Resume Writing Services
Resume writing is critical in controlling the image you present to employers. The stronger the skill and experience descriptions are in your resume--the higher the number of interviews and salary offers you will receive.
A Resume cover letter is a one-page document that is designed to introduce and explain submitted material such as a job application. Drafting a cover letter is challenging work, as it must cleanly and elegantly sell the accompanying material along with its author. Some people seek professional help when assembling a cover letter...
Resume distribution helps to recruiters and employers may well improve your chances of getting a new position. In this day and age, employment agencies and recruiters are the quickest and most comfortable means for finding a job and improve your chances of getting a new position.
During the job interview
Make a Good First Impression.
The outcome of the interview will depend largely on the impression you make during the first five minutes.
To succeed, you must project a professional, competent and enthusiastic image. Your aim is to convince the interviewer that you would be an asset to the company. Keep the following in mind:
Do whatever it takes to arrive a few minutes early. If necessary, drive to the company the night before and time yourself. Allow extra time for traffic, parking and slow elevators.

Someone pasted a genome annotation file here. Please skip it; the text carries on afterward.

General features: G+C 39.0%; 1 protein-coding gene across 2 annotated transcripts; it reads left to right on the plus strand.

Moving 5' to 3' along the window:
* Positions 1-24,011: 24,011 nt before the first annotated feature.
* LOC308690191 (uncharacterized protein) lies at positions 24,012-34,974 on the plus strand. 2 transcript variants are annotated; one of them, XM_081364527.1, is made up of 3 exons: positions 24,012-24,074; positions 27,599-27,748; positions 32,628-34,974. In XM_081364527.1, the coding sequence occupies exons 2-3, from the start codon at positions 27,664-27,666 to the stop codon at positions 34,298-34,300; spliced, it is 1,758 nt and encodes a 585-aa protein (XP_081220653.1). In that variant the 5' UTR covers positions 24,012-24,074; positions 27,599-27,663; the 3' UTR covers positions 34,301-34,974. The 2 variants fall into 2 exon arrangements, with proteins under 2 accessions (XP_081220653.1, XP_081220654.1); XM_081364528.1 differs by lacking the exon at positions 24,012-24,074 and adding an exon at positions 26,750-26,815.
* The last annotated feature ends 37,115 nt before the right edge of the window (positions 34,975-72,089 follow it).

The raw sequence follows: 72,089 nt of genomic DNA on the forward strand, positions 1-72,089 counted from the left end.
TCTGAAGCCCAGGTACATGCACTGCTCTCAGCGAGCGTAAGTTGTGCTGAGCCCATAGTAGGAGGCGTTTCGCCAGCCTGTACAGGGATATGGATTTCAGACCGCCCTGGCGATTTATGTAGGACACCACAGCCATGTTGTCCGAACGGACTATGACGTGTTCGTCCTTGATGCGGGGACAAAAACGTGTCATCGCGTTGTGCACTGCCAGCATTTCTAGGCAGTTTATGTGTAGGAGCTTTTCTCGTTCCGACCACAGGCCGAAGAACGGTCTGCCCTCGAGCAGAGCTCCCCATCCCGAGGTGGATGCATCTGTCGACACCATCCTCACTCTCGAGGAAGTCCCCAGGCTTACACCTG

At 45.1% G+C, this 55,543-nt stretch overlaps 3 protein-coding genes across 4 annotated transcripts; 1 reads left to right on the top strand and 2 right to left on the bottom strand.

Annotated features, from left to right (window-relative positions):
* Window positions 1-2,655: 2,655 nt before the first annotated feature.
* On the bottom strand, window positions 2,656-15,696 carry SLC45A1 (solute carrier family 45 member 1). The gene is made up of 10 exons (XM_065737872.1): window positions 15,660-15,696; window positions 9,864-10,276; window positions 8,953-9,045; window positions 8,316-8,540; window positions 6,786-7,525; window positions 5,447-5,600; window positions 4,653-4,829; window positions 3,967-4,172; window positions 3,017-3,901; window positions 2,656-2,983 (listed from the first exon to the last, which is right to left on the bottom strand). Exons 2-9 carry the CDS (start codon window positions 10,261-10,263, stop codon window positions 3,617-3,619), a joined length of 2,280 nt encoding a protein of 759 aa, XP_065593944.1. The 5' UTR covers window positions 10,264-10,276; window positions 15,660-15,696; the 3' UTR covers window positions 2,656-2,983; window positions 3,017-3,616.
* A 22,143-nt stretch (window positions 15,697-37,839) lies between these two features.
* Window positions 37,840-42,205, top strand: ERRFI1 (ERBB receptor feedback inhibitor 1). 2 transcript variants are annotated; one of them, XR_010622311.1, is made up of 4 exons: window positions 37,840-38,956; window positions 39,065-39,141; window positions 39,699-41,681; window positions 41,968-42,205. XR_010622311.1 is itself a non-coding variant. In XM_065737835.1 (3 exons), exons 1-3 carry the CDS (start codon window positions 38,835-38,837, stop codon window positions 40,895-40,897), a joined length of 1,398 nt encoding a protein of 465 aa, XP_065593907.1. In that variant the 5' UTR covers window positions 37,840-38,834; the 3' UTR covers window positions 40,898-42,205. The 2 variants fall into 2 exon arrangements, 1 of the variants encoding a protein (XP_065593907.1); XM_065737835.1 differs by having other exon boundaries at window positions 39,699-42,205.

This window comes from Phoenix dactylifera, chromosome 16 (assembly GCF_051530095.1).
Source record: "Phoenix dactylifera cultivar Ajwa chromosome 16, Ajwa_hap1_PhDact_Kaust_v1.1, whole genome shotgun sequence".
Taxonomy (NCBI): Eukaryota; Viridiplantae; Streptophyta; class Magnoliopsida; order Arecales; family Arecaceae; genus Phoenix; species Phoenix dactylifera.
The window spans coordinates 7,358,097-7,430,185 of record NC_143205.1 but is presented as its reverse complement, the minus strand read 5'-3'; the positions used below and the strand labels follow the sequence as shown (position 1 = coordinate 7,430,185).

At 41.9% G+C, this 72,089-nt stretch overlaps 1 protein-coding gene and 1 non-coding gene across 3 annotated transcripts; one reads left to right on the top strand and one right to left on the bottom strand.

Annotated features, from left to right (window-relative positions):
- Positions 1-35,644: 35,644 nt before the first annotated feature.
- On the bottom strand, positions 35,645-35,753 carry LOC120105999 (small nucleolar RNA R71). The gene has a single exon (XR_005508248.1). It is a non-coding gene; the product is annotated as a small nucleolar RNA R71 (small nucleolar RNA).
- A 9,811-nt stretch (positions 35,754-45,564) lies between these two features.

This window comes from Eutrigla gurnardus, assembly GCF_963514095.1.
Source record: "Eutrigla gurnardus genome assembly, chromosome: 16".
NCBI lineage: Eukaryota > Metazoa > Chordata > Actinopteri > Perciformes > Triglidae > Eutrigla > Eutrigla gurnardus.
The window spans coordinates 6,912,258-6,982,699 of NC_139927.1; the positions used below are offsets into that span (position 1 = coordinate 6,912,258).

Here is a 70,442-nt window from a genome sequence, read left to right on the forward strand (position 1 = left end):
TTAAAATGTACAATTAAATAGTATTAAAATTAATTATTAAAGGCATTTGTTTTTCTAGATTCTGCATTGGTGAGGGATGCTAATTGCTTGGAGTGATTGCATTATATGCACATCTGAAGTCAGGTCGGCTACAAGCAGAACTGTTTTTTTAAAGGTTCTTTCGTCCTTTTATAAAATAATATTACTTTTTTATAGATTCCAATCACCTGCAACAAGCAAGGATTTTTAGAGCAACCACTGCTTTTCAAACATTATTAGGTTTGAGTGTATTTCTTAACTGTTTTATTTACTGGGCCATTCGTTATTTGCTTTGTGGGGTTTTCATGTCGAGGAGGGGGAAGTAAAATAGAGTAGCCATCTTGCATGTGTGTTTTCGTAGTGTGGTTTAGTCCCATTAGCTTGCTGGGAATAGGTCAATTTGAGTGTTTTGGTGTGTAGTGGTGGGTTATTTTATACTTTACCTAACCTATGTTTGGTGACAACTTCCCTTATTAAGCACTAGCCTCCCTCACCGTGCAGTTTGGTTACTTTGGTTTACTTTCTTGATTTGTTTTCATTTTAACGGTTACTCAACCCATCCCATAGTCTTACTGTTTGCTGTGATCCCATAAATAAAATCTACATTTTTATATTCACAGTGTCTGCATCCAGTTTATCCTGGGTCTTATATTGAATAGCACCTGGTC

Your clothing should be appropriate for the position you're seeking. Attire must fit well within the office and be immaculate. If you don't know what the typical attire at the company is, call and ask! Shoes should be polished; pants/skirts and shirts pressed.
A firm handshake is appropriate and projects confidence. Make eye contact when you shake.
Speak correct body language.
Send the right message by standing straight, moving confidently, and sitting slightly forward in your chair.
Let the employer lead into conversations about benefits.
Your focus on salary, stock options and vacation time can turn off an otherwise-interested interviewer.
Tell the interviewer about your work skills, strengths and experience, including any volunteer work you have done. If you haven't had a particular kind of experience, say so, but also demonstrate your ability to learn new skills by changing the focus back to a time when you did so for a prior employer.
Show your clear interest in the job you are seeking and in the business. Smile and make frequent eye contact. Listen attentively and take notes.
Find common ground.
Pictures, books, plants, etc., in the office can be conversation starters.
But beware! I once heard of an applicant who, spying a picture on the employer's desk said: "Hey, Tommy Lasorda. Have you met him?" "Her", corrected the hiring manager. "That's my wife".
Have your own agenda and know where the interview should be heading.
This will give you confidence and help you move from one area of questioning to the next.
Remember: Most interviewers are as uncomfortable as you are. They just want the position to be filled as fast as possible.
If you can put the interviewer at ease by helping things move smoothly, you'll improve your chances of being hired. Remember the following:
Listen carefully and ask questions to probe deeper into what the interviewer is telling you. Most interviewers are delightfully surprised by a question such as, "How could I help you solve the problem you've just described?"
Negative statements about previous jobs or employers. NEVER make them. Instead, be diplomatic. No matter how bad your last job or boss was, there's probably something good you learned from the experience. Emphasize the positive - with a smile.